LAKELAND – Despite ongoing dry weather, the Bonnyville Regional Fire Authority has downgraded its fire ban and OHV restriction that was in effect to a fire restriction as of May 26. The County of St. Paul took similar steps, announcing it had downgraded to a fire restriction on Friday afternoon also.
The fire ban in the MD of Bonnyville was first put in place on May 5, while the fire ban in the County of St. Paul was put in place on May 4.
The change in status means people in the MD of Bonnyville, Summer Village of Bonnyville Beach, Summer Village of Pelican Narrows and the Village of Glendon can have safe wood campfires in a fire ring on private lands and in provincial campgrounds.
However, it is important to note that all outdoor wood fires remain banned on public lands, including backcountry and random camping areas.
The use of fireworks and exploding targets are also prohibited.
Existing fire permits will remain suspended, and no new fire permits will be issued, according to information provided by the BRFA. Essential burning may be allowed with written permission from a forest officer or Fire Guardian.
Under a fire restriction residents and visitors are allowed to use backyard fire pits, charcoal briquette barbecues, outdoor propane and natural gas powered appliances.
The public is also reminded to never leave a campfire unattended and if you see a wildfire, report it immediately by calling 310-FIRE.
“Soak it, stir it and soak it again until cool to the touch to ensure it is extinguished,” notes the BRFA.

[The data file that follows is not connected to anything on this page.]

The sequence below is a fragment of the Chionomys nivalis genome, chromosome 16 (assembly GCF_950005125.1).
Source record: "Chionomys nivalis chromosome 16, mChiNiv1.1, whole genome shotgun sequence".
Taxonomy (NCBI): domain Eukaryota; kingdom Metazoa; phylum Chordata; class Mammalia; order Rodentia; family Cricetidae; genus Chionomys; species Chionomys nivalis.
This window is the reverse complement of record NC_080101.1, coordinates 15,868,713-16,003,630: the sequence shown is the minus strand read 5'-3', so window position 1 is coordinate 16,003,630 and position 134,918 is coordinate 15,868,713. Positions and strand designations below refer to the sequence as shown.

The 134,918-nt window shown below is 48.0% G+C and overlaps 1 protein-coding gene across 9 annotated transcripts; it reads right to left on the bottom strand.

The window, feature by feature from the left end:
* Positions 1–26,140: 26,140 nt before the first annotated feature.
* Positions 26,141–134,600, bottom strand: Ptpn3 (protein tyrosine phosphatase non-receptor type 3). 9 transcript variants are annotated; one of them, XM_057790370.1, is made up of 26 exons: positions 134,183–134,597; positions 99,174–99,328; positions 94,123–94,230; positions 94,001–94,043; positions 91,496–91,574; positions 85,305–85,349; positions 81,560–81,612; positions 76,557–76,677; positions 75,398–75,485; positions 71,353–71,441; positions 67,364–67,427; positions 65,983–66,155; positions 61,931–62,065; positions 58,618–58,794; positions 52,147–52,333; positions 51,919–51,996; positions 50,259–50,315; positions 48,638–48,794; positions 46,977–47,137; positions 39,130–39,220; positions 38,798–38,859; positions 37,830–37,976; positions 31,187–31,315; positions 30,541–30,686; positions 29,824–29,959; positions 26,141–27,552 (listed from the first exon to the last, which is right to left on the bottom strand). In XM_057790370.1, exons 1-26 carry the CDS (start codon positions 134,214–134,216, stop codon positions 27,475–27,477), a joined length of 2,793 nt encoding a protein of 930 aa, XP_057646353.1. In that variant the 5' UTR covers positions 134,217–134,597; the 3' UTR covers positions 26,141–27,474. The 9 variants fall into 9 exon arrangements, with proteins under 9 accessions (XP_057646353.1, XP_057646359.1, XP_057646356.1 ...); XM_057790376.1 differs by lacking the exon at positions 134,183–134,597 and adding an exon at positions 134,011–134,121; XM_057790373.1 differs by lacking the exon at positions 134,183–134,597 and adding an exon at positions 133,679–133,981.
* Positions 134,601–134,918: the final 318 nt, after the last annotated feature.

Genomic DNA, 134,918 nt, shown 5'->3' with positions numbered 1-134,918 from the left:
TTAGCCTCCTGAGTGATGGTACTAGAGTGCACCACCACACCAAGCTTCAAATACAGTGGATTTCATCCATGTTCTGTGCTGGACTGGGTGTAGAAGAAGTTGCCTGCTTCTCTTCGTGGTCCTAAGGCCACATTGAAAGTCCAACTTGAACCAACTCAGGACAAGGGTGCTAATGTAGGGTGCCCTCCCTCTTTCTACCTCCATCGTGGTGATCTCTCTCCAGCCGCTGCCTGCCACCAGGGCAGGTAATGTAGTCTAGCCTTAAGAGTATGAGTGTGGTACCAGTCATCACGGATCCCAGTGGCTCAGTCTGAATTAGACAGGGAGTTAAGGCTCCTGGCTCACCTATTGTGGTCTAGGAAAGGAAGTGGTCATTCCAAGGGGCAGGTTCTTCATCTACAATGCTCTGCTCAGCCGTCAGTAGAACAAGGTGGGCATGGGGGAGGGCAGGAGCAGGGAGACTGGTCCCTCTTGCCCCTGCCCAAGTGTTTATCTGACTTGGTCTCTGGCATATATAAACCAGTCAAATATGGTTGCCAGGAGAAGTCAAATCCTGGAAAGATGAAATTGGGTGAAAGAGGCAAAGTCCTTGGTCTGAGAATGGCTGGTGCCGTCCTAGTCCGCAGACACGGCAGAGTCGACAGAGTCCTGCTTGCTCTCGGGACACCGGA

County of St. Paul
The County of St. Paul’s fire restriction states that “safe campfires are allowed in campgrounds and other areas only with approved pits.” Spark arresters or metal guards should be in place while using a fire pit.
No open fires are allowed within the County of St. Paul, and no new burn permits are being issued.
“We ask everyone to enjoy themselves responsibly, and to ensure their campfires are attended to at all times and completely extinguished when finished,” according to information from St. Paul Fire Chief Trevor Kotowich
The 2023 fire season is not over, with dry weather threating to stick around.
Environment Canada shows that this year, only 5.5 mm of precipitation has fallen in the Cold Lake area in May, 8.2 mm in April and 10.6 mm in March.
Last year, the area saw 20.6 mm of precipitation fall in May, 21 mm in April and 17.9 mm fall in March.
As of May 26, there were 55 wildfires burning in the province, predominantly in the northwest, according to the Alberta government’s wildfire dashboard.
Please monitor www.albertafirebans.ca daily for any updates or changes. For further information contact the Bonnyville Regional Fire Authority 780-826-4755